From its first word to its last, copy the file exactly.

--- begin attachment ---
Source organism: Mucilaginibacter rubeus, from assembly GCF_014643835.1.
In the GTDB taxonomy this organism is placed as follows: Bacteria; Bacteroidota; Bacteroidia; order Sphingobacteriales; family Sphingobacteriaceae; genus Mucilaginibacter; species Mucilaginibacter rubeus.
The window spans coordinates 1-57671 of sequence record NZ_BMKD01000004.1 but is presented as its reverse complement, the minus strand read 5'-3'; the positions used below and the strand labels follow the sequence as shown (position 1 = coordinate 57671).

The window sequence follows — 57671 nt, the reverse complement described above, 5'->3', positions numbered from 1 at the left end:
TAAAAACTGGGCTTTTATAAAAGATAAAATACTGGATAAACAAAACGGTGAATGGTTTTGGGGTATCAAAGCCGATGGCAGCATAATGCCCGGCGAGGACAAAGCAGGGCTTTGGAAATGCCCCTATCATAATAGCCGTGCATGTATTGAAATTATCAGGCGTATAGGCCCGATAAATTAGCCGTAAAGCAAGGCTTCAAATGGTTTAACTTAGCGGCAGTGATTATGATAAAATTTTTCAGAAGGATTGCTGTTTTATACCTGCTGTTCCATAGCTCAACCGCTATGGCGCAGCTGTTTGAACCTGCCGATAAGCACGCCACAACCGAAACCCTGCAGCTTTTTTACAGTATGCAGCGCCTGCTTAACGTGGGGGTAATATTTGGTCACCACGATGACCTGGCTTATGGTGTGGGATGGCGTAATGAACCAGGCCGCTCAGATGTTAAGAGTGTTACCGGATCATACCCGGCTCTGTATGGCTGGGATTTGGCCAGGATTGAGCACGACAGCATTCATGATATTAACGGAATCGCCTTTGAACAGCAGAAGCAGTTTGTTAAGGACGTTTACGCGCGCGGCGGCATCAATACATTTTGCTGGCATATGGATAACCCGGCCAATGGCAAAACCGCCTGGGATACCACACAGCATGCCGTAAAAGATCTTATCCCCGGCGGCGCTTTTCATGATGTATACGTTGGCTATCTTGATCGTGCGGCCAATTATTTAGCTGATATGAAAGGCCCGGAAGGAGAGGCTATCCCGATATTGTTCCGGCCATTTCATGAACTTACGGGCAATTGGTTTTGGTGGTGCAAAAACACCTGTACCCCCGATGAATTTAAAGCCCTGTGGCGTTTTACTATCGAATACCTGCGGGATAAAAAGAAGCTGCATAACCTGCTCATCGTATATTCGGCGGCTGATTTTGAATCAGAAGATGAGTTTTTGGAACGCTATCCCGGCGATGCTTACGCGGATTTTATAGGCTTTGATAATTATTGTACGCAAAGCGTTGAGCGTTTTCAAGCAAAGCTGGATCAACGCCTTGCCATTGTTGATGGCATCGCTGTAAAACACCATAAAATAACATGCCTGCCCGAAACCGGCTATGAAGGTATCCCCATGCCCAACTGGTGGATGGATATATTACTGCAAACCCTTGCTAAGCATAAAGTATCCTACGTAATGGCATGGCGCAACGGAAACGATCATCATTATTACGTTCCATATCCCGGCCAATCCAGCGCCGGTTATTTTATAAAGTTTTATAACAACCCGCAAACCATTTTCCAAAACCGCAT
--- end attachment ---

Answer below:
Source organism: Mucilaginibacter rubeus, from assembly GCF_014643835.1.
In the GTDB taxonomy this organism is placed as follows: Bacteria; Bacteroidota; Bacteroidia; order Sphingobacteriales; family Sphingobacteriaceae; genus Mucilaginibacter; species Mucilaginibacter rubeus.
The window spans coordinates 1-57671 of sequence record NZ_BMKD01000004.1 but is presented as its reverse complement, the minus strand read 5'-3'; the positions used below and the strand labels follow the sequence as shown (position 1 = coordinate 57671).

The window sequence follows — 57671 nt, the reverse complement described above, 5'->3', positions numbered from 1 at the left end:
TAAAAACTGGGCTTTTATAAAAGATAAAATACTGGATAAACAAAACGGTGAATGGTTTTGGGGTATCAAAGCCGATGGCAGCATAATGCCCGGCGAGGACAAAGCAGGGCTTTGGAAATGCCCCTATCATAATAGCCGTGCATGTATTGAAATTATCAGGCGTATAGGCCCGATAAATTAGCCGTAAAGCAAGGCTTCAAATGGTTTAACTTAGCGGCAGTGATTATGATAAAATTTTTCAGAAGGATTGCTGTTTTATACCTGCTGTTCCATAGCTCAACCGCTATGGCGCAGCTGTTTGAACCTGCCGATAAGCACGCCACAACCGAAACCCTGCAGCTTTTTTACAGTATGCAGCGCCTGCTTAACGTGGGGGTAATATTTGGTCACCACGATGACCTGGCTTATGGTGTGGGATGGCGTAATGAACCAGGCCGCTCAGATGTTAAGAGTGTTACCGGATCATACCCGGCTCTGTATGGCTGGGATTTGGCCAGGATTGAGCACGACAGCATTCATGATATTAACGGAATCGCCTTTGAACAGCAGAAGCAGTTTGTTAAGGACGTTTACGCGCGCGGCGGCATCAATACATTTTGCTGGCATATGGATAACCCGGCCAATGGCAAAACCGCCTGGGATACCACACAGCATGCCGTAAAAGATCTTATCCCCGGCGGCGCTTTTCATGATGTATACGTTGGCTATCTTGATCGTGCGGCCAATTATTTAGCTGATATGAAAGGCCCGGAAGGAGAGGCTATCCCGATATTGTTCCGGCCATTTCATGAACTTACGGGCAATTGGTTTTGGTGGTGCAAAAACACCTGTACCCCCGATGAATTTAAAGCCCTGTGGCGTTTTACTATCGAATACCTGCGGGATAAAAAGAAGCTGCATAACCTGCTCATCGTATATTCGGCGGCTGATTTTGAATCAGAAGATGAGTTTTTGGAACGCTATCCCGGCGATGCTTACGCGGATTTTATAGGCTTTGATAATTATTGTACGCAAAGCGTTGAGCGTTTTCAAGCAAAGCTGGATCAACGCCTTGCCATTGTTGATGGCATCGCTGTAAAACACCATAAAATAACATGCCTGCCCGAAACCGGCTATGAAGGTATCCCCATGCCCAACTGGTGGATGGATATATTACTGCAAACCCTTGCTAAGCATAAAGTATCCTACGTAATGGCATGGCGCAACGGAAACGATCATCATTATTACGTTCCATATCCCGGCCAATCCAGCGCCGGTTATTTTATAAAGTTTTATAACAACCCGCAAACCATTTTCCAAAACCGCAT